The typical high associated with smoking marijuana lasts about two hours. However, ingesting marijuana orally can prompt a high that lasts considerably longer, possibly up to 6 hours. Either way, motor impairments may persist for some time after the initial effects have waned. These include altered time perceptions, impaired hand-eye coordination, and memory lapses.
The effects of smoking marijuana are usually apparent within a few minutes following the first use and peak after about 30 minutes. Most marijuana effects will wane within five hours after the last use, but particularly potent strains may produce effects for up to one day.
The duration of a high depends on several factors, including a person’s level of tolerance. For example, an individual who uses marijuana daily will not experience a high for as long as a person who uses it infrequently.
Marijuana High Effects
Many effects can manifest during a high, which vary in intensity and character. Among the most typical effects of marijuana use is an increase in sensations and perceptual clarity. Visual perception can be altered, colors may appear more vivid, and patterns are more easily distinguishable.
Other potential effects of a marijuana high include the following:
- Increased appetite (the “munchies”)
- Altered time and pain perception
- Intensified sense of hearing, taste, and smell
- Higher sensitivity to heat, cold, and pressure
- Objects appear more well-defined
How Does Marijuana Work in the Brain?
The active ingredient in marijuana is THC (delta-9-tetrahydrocannabinol), the psychoactive element responsible for marijuana’s effects. THC accomplishes this by binding to cannabinoid receptors in the central nervous system. Once there, it interferes with chemicals associated with cognition, motor skills, and other psychological and physiological processes.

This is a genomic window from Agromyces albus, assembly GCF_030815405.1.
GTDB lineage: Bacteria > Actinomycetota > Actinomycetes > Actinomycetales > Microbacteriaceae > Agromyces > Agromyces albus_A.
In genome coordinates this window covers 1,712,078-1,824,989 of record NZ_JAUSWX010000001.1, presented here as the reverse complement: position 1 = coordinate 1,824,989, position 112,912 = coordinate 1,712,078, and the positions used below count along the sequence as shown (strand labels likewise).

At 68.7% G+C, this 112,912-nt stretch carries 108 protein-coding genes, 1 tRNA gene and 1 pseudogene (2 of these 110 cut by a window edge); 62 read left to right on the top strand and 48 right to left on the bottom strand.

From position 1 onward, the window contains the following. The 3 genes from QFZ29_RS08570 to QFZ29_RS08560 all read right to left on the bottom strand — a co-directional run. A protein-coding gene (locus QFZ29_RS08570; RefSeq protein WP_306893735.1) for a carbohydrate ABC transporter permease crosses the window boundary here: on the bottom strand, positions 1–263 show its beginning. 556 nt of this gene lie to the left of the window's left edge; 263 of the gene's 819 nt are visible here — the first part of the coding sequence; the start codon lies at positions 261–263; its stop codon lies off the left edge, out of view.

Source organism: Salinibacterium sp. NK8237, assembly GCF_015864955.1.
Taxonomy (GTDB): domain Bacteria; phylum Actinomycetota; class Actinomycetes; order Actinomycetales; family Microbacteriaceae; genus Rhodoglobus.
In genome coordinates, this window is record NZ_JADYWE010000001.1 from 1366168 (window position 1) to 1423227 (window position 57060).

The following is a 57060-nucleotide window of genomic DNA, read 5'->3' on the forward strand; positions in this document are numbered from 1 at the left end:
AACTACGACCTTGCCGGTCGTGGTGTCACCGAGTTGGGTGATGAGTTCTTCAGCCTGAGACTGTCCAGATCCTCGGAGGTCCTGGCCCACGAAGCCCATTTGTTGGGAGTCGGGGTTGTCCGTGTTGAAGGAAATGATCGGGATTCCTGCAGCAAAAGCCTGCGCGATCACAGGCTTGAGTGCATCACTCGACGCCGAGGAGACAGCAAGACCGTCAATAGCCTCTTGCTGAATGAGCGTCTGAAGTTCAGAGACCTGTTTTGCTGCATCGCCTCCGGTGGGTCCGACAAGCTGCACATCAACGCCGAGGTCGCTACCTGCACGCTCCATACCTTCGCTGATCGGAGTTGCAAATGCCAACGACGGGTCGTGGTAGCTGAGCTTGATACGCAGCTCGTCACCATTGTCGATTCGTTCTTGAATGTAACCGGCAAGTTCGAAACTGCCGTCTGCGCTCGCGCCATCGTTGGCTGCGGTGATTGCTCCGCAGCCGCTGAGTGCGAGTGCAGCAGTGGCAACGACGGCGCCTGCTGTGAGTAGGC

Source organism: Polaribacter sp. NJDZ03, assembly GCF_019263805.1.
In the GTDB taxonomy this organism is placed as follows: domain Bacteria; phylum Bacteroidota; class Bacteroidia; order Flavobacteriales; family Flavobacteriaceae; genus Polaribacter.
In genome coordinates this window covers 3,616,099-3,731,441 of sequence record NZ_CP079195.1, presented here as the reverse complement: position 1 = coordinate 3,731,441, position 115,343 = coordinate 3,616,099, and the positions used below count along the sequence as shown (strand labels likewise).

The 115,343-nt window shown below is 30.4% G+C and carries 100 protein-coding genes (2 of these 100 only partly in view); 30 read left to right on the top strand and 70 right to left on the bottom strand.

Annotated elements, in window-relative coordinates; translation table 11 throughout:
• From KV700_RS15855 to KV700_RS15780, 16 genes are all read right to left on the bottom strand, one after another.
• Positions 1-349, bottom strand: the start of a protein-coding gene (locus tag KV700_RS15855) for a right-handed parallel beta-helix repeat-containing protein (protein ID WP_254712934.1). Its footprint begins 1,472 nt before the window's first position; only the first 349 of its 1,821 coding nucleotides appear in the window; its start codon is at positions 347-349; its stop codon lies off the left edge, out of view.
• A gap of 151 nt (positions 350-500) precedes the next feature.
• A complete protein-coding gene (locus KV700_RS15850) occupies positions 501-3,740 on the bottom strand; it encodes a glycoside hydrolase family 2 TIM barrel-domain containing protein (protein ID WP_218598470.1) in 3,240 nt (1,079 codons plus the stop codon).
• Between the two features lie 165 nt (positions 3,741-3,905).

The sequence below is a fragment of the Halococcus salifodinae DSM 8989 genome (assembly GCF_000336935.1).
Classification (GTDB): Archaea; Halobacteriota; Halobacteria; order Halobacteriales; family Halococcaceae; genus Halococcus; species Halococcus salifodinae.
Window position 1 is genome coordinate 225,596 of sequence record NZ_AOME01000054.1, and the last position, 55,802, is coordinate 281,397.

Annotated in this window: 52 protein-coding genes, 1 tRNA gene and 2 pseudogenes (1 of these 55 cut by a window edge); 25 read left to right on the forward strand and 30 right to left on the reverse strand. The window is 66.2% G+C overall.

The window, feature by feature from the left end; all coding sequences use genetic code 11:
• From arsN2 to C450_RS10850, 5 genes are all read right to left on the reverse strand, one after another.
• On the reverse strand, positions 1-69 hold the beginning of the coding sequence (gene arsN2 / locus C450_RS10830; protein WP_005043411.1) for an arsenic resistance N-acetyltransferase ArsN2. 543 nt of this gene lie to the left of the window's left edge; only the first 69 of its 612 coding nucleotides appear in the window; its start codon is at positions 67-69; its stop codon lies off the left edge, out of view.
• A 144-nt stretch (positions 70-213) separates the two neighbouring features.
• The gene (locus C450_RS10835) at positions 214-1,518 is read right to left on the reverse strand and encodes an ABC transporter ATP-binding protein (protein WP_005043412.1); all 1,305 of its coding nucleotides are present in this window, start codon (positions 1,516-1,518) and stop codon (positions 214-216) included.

Specific brain regions, including the hippocampus, the cerebral cortex, and the cerebellum, have higher levels of cannabinoid receptors. When an individual uses marijuana, the following functions may be impacted:
- Feelings of pleasure
- Sensory processing
- Time perception
Additionally, a person high on marijuana may become much more aware of normal, automatic movements and motor control processes. However, this drug’s effects on a person’s mental state vary between individuals and depend on the strain. In general, emotions may be dulled or intensified, prompting the user to act inappropriately or oddly in otherwise everyday situations.
Marijuana effects depend upon several factors related to the route of administration and the drug’s quality. For example, if marijuana is ingested orally, the effects will be more moderate but may last for several hours. Also, a first-time user may not feel the same effects as a long-term user.
Mental effects of THC may include the following:
- Mood changes
- Difficulty with thinking and problem-solving
- Impaired coordination and motor skills
- Impaired memory
High dose THC strains may also produce hallucinations and delusions, which are symptoms of psychosis. In fact, chronic marijuana use has been linked to odd mental states in some users, with effects such as hallucinations, paranoia, and an exacerbation of symptoms in those with schizophrenia.
Furthermore, marijuana use has been associated with mental health disorders, such as anxiety and depression. Whether use itself is the catalyst for these problems or merely worsens them is not clear.
Acute (short-term) physical effects of marijuana use include increased heart rate and either elevated or lowered blood pressure. These symptoms transpire because, within a few minutes after marijuana is inhaled, a person’s heart rate accelerates, and breathing passages become loose and enlarged. Heart rate may increase by 20-50 beats each minute or more. Additionally, ocular blood vessels dilate, making them appear red and irritated.
The main body effects of marijuana include the following:
- Dizziness or a head rush
- Increased heart rate
- Changes in blood pressure